When shaping the look and feel of their jurisdictions, city planning directors often wrestle with the conflicting interests of developers and preservationists. To empower planners in historic and scenic cities and towns to better balance these disparate viewpoints and priorities, preservation and planning experts Ronald Lee Fleming, FAICP, and Jeffrey Soule, FAICP, developed the Place Making Institute (PMI). The program was inspired by the Mayors’ Institute on City Design, which was established by Jaquelin Robertson, former dean of the University of Virginia School of Architecture, Adele Chatfield-Taylor, former director of the Design Arts Program of the National Endowment for the Arts, and former Charleston mayor Joseph P. Riley.
The PMI fills a critical gap in urban development. Focusing on historic and scenic locales, it serves as a resource for community-based planning and design, with programming for education, tools for engaging public officials, and related resources for non-profit organizations. The concept encourages planning directors from communities with great assets—historic character, scenic beauty, desirable geographic settings, and outstanding architectural ensembles—to gain new insights from preservation experts and each other, strengthening their capacity for strategic leadership.
For its inaugural session, the PMI convened in June 2019 at Bellevue House in Newport, Rhode Island, with representatives from four cities—Newport, Rhode Island; Oxford, Mississippi; New Harmony, Indiana; and Cumberland, Rhode Island—who presented information about challenges facing their communities (pictured in photo below, by Mick Hales). Representatives from Newport shared their concerns over the city’s lack of vision and incomplete design standards. Regarding Oxford, the participants spoke to conflicts that have arisen on matters related to student housing and transportation. For New Harmony, representatives shared how the collapse of the town’s historic preservation organization has heightened tensions with the University of Southern Indiana, a formidable owner of real estate. As planners from Cumberland noted, initiatives are actively underway to improve the quality of life by protecting trees, improving lighting, adding sidewalks, and other cosmetic measures. During the course of the meeting, participants talked about their issues with their peers and external experts then walked away with actionable recommendations.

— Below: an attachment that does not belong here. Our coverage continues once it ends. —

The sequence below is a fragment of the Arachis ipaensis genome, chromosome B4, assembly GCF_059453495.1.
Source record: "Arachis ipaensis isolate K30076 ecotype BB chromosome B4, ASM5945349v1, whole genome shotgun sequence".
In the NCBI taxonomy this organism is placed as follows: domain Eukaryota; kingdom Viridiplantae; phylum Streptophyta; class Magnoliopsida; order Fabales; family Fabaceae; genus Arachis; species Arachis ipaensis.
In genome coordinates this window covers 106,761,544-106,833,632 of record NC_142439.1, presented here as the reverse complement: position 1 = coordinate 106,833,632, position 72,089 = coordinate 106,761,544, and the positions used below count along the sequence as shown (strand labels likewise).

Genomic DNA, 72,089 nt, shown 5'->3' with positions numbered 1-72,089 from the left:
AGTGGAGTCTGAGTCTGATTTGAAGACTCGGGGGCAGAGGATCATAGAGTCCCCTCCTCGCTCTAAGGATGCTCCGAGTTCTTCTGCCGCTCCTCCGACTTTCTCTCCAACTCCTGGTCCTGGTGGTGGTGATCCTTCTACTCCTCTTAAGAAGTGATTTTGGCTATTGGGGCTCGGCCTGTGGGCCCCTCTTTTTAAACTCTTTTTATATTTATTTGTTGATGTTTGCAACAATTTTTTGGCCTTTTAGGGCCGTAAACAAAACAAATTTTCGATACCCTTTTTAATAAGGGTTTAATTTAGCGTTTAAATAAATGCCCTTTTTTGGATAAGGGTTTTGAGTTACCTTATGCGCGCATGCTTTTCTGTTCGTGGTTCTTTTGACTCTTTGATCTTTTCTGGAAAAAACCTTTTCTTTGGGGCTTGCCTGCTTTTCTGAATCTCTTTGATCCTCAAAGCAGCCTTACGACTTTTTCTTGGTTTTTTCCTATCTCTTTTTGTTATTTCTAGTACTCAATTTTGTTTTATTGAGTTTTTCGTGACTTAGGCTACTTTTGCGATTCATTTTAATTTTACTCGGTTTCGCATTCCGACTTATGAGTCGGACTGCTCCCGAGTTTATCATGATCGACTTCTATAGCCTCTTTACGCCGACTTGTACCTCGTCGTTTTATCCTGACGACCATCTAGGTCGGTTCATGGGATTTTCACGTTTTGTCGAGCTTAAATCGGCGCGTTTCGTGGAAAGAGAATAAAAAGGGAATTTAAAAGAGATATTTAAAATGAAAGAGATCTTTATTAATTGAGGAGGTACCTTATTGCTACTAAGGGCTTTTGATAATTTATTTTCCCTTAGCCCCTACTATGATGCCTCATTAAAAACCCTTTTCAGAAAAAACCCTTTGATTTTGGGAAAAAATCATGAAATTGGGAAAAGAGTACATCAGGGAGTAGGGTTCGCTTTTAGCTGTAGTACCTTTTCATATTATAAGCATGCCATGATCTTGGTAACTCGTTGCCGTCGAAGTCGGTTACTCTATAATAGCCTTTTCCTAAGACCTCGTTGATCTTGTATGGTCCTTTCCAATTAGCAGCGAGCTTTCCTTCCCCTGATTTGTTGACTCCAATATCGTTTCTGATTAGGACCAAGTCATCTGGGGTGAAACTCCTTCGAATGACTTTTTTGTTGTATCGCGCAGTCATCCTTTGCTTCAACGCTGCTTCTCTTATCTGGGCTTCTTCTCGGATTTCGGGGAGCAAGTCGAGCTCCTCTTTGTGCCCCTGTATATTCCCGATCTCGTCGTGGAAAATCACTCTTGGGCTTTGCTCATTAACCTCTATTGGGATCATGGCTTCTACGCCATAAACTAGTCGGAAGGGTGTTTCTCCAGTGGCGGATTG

The June 2019 meeting also served as a launching point to frame future PMI gatherings. These sessions might explore topics such as measuring and refining place-making, integrating natural and man-made elements that enhance each community’s uniqueness, building a political base, increasing planning skills and resources in select communities, responding to shrinking local government resources, or similar topics. The 2020 PMI program shifted to an online format due to the COVID pandemic.
The impact of the PMI stretches beyond the cities invited to participate in the in-person discussion. The outcomes of these sessions are captured and shared, providing other communities with access to the ideas and insights offered by the participants.
To foster a culture of research and knowledge-sharing, the PMI also sponsors research fellowships. The selected fellows are invited to access the institute’s resources, including the 5,000 publications in its library, to address current battles on community identity and character.
Many communities of culture and character will benefit from the insights and leadership of the PMI. In future issues of our monthly newsletter, Scenic America will take a look at the communities across the country on which the program will concentrate its efforts in the future.
For more information about the PMI, visit www.placemakinginstitute.org.